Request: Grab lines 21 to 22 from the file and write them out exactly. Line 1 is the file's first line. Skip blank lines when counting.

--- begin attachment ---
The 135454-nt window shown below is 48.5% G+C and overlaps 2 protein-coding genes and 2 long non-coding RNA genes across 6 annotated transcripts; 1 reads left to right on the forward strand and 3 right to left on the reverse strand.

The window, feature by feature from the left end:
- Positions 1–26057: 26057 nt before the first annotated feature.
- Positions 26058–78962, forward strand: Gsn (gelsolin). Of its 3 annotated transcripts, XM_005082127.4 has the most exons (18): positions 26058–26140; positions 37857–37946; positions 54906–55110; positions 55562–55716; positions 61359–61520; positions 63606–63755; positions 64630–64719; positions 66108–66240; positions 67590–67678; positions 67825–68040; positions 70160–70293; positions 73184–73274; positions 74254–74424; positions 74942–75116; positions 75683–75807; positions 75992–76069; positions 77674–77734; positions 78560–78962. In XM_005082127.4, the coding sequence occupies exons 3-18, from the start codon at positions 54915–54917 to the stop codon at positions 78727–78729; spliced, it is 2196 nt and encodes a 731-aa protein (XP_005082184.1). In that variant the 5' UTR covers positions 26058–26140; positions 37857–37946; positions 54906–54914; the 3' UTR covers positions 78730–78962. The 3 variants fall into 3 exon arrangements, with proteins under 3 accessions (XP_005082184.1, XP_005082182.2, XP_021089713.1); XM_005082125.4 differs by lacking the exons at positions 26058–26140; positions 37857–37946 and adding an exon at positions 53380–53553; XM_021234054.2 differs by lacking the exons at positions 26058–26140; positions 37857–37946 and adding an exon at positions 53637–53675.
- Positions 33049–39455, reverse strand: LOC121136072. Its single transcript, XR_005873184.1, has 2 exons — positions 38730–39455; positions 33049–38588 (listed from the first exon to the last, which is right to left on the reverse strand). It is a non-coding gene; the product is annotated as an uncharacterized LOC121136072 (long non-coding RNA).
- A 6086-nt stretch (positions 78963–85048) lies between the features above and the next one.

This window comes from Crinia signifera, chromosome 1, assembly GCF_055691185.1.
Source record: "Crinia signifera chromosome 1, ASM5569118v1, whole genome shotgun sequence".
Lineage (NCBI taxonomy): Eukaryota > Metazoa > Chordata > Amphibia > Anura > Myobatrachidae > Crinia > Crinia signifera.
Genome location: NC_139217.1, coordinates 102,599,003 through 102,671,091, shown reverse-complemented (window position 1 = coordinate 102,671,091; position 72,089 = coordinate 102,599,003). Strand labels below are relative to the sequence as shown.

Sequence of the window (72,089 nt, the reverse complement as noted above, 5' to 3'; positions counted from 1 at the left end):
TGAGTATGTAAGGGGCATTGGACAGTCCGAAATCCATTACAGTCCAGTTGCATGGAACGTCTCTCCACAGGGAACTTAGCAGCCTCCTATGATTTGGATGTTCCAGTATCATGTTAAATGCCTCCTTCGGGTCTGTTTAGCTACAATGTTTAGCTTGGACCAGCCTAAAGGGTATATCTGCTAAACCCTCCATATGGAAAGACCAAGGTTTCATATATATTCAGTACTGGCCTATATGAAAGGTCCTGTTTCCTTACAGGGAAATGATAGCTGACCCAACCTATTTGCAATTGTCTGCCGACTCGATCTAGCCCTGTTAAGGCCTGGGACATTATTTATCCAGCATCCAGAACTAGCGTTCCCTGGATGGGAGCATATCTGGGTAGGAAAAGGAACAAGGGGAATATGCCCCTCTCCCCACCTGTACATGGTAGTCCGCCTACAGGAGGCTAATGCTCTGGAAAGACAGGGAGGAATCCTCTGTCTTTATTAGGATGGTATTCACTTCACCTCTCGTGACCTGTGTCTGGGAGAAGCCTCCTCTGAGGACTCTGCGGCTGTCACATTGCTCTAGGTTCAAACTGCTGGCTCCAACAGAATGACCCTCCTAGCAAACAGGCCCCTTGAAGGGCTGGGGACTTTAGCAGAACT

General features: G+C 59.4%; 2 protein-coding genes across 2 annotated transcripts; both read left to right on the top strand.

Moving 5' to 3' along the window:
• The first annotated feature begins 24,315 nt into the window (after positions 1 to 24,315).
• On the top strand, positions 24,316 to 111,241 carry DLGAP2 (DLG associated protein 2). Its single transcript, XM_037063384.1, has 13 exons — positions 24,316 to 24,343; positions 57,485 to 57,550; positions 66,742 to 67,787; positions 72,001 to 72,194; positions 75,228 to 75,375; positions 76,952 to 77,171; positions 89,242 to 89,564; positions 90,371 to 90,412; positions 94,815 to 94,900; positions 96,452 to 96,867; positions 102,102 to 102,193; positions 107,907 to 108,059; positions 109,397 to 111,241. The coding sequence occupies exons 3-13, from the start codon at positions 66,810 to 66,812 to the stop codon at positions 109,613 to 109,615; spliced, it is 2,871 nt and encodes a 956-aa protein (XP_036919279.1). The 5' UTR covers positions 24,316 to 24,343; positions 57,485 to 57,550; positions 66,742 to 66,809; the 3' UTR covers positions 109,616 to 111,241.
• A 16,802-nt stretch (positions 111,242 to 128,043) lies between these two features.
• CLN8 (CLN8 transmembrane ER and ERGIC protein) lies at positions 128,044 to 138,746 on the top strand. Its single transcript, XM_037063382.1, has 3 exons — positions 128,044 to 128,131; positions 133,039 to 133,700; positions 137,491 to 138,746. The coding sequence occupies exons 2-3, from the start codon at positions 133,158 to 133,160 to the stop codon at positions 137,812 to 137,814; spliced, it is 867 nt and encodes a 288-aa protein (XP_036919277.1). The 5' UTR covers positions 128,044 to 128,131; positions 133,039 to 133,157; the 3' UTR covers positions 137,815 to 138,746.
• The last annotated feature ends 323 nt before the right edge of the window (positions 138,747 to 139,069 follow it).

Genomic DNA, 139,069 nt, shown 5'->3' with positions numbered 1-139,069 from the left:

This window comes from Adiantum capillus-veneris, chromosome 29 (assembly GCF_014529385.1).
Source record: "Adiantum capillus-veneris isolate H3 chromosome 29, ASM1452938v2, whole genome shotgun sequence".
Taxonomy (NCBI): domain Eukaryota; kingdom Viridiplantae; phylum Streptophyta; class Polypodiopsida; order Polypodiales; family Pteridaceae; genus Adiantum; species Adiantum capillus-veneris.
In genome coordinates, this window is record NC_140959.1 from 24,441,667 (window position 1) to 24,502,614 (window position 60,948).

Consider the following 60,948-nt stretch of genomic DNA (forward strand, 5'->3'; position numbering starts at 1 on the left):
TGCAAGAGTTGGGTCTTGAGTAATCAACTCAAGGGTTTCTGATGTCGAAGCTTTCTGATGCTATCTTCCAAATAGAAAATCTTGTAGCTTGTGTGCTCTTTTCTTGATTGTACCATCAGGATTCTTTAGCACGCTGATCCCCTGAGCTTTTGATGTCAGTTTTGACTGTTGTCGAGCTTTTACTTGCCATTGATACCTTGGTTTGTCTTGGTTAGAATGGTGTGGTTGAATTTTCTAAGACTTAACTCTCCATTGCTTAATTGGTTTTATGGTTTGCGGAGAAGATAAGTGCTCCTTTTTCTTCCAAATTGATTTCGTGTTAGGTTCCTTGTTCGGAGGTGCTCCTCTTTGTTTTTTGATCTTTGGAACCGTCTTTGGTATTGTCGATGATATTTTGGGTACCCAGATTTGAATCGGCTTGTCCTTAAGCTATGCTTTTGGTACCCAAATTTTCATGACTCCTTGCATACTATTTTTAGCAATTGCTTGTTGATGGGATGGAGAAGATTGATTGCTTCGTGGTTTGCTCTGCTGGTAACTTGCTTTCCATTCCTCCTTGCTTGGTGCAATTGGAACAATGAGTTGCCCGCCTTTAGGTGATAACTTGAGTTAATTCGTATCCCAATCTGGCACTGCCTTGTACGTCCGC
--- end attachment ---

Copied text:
This window comes from Adiantum capillus-veneris, chromosome 29 (assembly GCF_014529385.1).
Source record: "Adiantum capillus-veneris isolate H3 chromosome 29, ASM1452938v2, whole genome shotgun sequence".